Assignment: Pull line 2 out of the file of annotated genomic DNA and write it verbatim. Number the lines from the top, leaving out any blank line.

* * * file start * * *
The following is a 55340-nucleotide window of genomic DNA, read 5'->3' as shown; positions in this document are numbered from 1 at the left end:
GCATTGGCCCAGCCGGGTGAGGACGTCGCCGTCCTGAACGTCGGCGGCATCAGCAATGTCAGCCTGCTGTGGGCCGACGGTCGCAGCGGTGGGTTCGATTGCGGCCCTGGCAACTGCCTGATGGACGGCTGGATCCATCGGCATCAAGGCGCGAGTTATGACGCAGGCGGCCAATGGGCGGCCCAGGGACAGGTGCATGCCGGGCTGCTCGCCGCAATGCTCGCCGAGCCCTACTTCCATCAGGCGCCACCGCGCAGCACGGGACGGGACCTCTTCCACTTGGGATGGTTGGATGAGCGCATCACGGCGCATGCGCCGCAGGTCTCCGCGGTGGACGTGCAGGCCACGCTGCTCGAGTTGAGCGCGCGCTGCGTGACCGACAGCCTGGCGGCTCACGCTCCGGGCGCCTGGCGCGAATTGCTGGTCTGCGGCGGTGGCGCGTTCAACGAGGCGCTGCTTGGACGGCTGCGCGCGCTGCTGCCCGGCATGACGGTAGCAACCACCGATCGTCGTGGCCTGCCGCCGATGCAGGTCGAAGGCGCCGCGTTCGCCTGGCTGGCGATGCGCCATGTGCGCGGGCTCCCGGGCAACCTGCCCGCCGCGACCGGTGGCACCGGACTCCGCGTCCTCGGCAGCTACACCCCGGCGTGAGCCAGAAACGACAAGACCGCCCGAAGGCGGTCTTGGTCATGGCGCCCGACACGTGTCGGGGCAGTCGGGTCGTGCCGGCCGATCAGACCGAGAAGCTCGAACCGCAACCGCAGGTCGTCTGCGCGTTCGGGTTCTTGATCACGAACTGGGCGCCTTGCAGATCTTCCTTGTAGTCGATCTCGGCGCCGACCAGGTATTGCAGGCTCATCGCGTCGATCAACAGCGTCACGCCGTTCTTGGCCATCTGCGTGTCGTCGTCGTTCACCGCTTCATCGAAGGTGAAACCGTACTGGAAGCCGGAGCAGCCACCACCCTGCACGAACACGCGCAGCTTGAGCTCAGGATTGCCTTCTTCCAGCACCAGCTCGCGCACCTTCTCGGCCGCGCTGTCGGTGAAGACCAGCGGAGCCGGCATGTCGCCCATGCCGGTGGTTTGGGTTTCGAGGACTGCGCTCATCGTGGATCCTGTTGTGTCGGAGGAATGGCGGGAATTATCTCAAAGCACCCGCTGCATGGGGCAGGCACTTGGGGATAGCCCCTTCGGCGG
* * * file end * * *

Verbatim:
GCATTGGCCCAGCCGGGTGAGGACGTCGCCGTCCTGAACGTCGGCGGCATCAGCAATGTCAGCCTGCTGTGGGCCGACGGTCGCAGCGGTGGGTTCGATTGCGGCCCTGGCAACTGCCTGATGGACGGCTGGATCCATCGGCATCAAGGCGCGAGTTATGACGCAGGCGGCCAATGGGCGGCCCAGGGACAGGTGCATGCCGGGCTGCTCGCCGCAATGCTCGCCGAGCCCTACTTCCATCAGGCGCCACCGCGCAGCACGGGACGGGACCTCTTCCACTTGGGATGGTTGGATGAGCGCATCACGGCGCATGCGCCGCAGGTCTCCGCGGTGGACGTGCAGGCCACGCTGCTCGAGTTGAGCGCGCGCTGCGTGACCGACAGCCTGGCGGCTCACGCTCCGGGCGCCTGGCGCGAATTGCTGGTCTGCGGCGGTGGCGCGTTCAACGAGGCGCTGCTTGGACGGCTGCGCGCGCTGCTGCCCGGCATGACGGTAGCAACCACCGATCGTCGTGGCCTGCCGCCGATGCAGGTCGAAGGCGCCGCGTTCGCCTGGCTGGCGATGCGCCATGTGCGCGGGCTCCCGGGCAACCTGCCCGCCGCGACCGGTGGCACCGGACTCCGCGTCCTCGGCAGCTACACCCCGGCGTGAGCCAGAAACGACAAGACCGCCCGAAGGCGGTCTTGGTCATGGCGCCCGACACGTGTCGGGGCAGTCGGGTCGTGCCGGCCGATCAGACCGAGAAGCTCGAACCGCAACCGCAGGTCGTCTGCGCGTTCGGGTTCTTGATCACGAACTGGGCGCCTTGCAGATCTTCCTTGTAGTCGATCTCGGCGCCGACCAGGTATTGCAGGCTCATCGCGTCGATCAACAGCGTCACGCCGTTCTTGGCCATCTGCGTGTCGTCGTCGTTCACCGCTTCATCGAAGGTGAAACCGTACTGGAAGCCGGAGCAGCCACCACCCTGCACGAACACGCGCAGCTTGAGCTCAGGATTGCCTTCTTCCAGCACCAGCTCGCGCACCTTCTCGGCCGCGCTGTCGGTGAAGACCAGCGGAGCCGGCATGTCGCCCATGCCGGTGGTTTGGGTTTCGAGGACTGCGCTCATCGTGGATCCTGTTGTGTCGGAGGAATGGCGGGAATTATCTCAAAGCACCCGCTGCATGGGGCAGGCACTTGGGGATAGCCCCTTCGGCGG